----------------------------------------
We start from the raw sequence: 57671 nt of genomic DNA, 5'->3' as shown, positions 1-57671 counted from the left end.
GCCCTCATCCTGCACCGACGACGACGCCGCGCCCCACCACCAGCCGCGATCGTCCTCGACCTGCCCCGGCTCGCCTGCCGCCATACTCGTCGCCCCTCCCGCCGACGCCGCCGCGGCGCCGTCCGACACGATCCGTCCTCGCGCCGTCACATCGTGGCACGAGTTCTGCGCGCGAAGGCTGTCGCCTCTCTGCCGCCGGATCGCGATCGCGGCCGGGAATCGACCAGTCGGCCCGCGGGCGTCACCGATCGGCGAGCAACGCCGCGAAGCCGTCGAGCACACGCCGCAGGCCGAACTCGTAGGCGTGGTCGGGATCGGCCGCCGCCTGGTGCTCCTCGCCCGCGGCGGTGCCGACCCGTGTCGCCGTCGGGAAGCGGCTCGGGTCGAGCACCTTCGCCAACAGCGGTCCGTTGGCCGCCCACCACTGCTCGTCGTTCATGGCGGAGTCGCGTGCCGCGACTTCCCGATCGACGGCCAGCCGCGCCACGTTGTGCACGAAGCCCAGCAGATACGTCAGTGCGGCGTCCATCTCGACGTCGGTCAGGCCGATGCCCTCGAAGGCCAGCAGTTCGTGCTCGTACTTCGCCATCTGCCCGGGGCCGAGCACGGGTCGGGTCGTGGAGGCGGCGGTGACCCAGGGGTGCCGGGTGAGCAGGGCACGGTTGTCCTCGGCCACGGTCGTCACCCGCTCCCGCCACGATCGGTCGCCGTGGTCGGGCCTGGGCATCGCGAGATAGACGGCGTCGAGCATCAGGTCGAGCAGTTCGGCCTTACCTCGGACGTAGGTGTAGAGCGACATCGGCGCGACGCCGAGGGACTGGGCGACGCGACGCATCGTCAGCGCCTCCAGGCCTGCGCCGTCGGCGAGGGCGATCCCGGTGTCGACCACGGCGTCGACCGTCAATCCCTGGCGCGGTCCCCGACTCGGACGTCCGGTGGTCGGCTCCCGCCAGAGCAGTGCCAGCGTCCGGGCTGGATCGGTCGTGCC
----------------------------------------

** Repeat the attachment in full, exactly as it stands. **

We start from the raw sequence: 57671 nt of genomic DNA, 5'->3' as shown, positions 1-57671 counted from the left end.
GCCCTCATCCTGCACCGACGACGACGCCGCGCCCCACCACCAGCCGCGATCGTCCTCGACCTGCCCCGGCTCGCCTGCCGCCATACTCGTCGCCCCTCCCGCCGACGCCGCCGCGGCGCCGTCCGACACGATCCGTCCTCGCGCCGTCACATCGTGGCACGAGTTCTGCGCGCGAAGGCTGTCGCCTCTCTGCCGCCGGATCGCGATCGCGGCCGGGAATCGACCAGTCGGCCCGCGGGCGTCACCGATCGGCGAGCAACGCCGCGAAGCCGTCGAGCACACGCCGCAGGCCGAACTCGTAGGCGTGGTCGGGATCGGCCGCCGCCTGGTGCTCCTCGCCCGCGGCGGTGCCGACCCGTGTCGCCGTCGGGAAGCGGCTCGGGTCGAGCACCTTCGCCAACAGCGGTCCGTTGGCCGCCCACCACTGCTCGTCGTTCATGGCGGAGTCGCGTGCCGCGACTTCCCGATCGACGGCCAGCCGCGCCACGTTGTGCACGAAGCCCAGCAGATACGTCAGTGCGGCGTCCATCTCGACGTCGGTCAGGCCGATGCCCTCGAAGGCCAGCAGTTCGTGCTCGTACTTCGCCATCTGCCCGGGGCCGAGCACGGGTCGGGTCGTGGAGGCGGCGGTGACCCAGGGGTGCCGGGTGAGCAGGGCACGGTTGTCCTCGGCCACGGTCGTCACCCGCTCCCGCCACGATCGGTCGCCGTGGTCGGGCCTGGGCATCGCGAGATAGACGGCGTCGAGCATCAGGTCGAGCAGTTCGGCCTTACCTCGGACGTAGGTGTAGAGCGACATCGGCGCGACGCCGAGGGACTGGGCGACGCGACGCATCGTCAGCGCCTCCAGGCCTGCGCCGTCGGCGAGGGCGATCCCGGTGTCGACCACGGCGTCGACCGTCAATCCCTGGCGCGGTCCCCGACTCGGACGTCCGGTGGTCGGCTCCCGCCAGAGCAGTGCCAGCGTCCGGGCTGGATCGGTCGTGCC